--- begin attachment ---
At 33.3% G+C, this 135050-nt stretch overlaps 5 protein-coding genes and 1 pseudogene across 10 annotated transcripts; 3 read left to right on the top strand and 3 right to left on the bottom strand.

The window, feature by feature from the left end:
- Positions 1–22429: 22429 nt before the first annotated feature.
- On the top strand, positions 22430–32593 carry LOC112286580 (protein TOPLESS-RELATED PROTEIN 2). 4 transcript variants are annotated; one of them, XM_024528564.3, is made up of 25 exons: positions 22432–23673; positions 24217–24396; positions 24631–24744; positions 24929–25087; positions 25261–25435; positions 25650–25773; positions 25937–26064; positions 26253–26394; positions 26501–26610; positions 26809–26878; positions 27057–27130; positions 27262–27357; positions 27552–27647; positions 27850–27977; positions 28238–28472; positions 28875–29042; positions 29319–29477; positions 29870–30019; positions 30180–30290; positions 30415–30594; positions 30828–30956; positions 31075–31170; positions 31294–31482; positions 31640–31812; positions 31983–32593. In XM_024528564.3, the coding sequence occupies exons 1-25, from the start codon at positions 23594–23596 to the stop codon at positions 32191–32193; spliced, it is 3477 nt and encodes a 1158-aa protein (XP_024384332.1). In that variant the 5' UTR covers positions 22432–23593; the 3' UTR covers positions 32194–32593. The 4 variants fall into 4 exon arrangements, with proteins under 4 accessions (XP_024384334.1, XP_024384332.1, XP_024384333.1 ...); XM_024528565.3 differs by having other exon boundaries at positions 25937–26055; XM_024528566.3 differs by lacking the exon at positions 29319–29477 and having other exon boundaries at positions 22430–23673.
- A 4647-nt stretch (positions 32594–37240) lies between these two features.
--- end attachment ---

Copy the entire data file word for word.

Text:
At 33.3% G+C, this 135050-nt stretch overlaps 5 protein-coding genes and 1 pseudogene across 10 annotated transcripts; 3 read left to right on the top strand and 3 right to left on the bottom strand.

The window, feature by feature from the left end:
- Positions 1–22429: 22429 nt before the first annotated feature.
- On the top strand, positions 22430–32593 carry LOC112286580 (protein TOPLESS-RELATED PROTEIN 2). 4 transcript variants are annotated; one of them, XM_024528564.3, is made up of 25 exons: positions 22432–23673; positions 24217–24396; positions 24631–24744; positions 24929–25087; positions 25261–25435; positions 25650–25773; positions 25937–26064; positions 26253–26394; positions 26501–26610; positions 26809–26878; positions 27057–27130; positions 27262–27357; positions 27552–27647; positions 27850–27977; positions 28238–28472; positions 28875–29042; positions 29319–29477; positions 29870–30019; positions 30180–30290; positions 30415–30594; positions 30828–30956; positions 31075–31170; positions 31294–31482; positions 31640–31812; positions 31983–32593. In XM_024528564.3, the coding sequence occupies exons 1-25, from the start codon at positions 23594–23596 to the stop codon at positions 32191–32193; spliced, it is 3477 nt and encodes a 1158-aa protein (XP_024384332.1). In that variant the 5' UTR covers positions 22432–23593; the 3' UTR covers positions 32194–32593. The 4 variants fall into 4 exon arrangements, with proteins under 4 accessions (XP_024384334.1, XP_024384332.1, XP_024384333.1 ...); XM_024528565.3 differs by having other exon boundaries at positions 25937–26055; XM_024528566.3 differs by lacking the exon at positions 29319–29477 and having other exon boundaries at positions 22430–23673.
- A 4647-nt stretch (positions 32594–37240) lies between these two features.